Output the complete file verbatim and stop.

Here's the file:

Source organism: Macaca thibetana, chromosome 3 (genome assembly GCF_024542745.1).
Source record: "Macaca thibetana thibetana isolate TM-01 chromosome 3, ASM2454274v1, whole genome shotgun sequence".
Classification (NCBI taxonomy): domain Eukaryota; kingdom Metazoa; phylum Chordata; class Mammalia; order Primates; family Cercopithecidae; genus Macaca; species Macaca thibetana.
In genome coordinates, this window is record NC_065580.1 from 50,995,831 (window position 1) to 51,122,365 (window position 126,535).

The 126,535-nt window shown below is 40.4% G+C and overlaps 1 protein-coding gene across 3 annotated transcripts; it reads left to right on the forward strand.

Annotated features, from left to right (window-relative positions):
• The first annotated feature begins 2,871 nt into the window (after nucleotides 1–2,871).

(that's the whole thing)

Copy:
Source organism: Macaca thibetana, chromosome 3 (genome assembly GCF_024542745.1).
Source record: "Macaca thibetana thibetana isolate TM-01 chromosome 3, ASM2454274v1, whole genome shotgun sequence".
Classification (NCBI taxonomy): domain Eukaryota; kingdom Metazoa; phylum Chordata; class Mammalia; order Primates; family Cercopithecidae; genus Macaca; species Macaca thibetana.
In genome coordinates, this window is record NC_065580.1 from 50,995,831 (window position 1) to 51,122,365 (window position 126,535).

The 126,535-nt window shown below is 40.4% G+C and overlaps 1 protein-coding gene across 3 annotated transcripts; it reads left to right on the forward strand.

Annotated features, from left to right (window-relative positions):
• The first annotated feature begins 2,871 nt into the window (after nucleotides 1–2,871).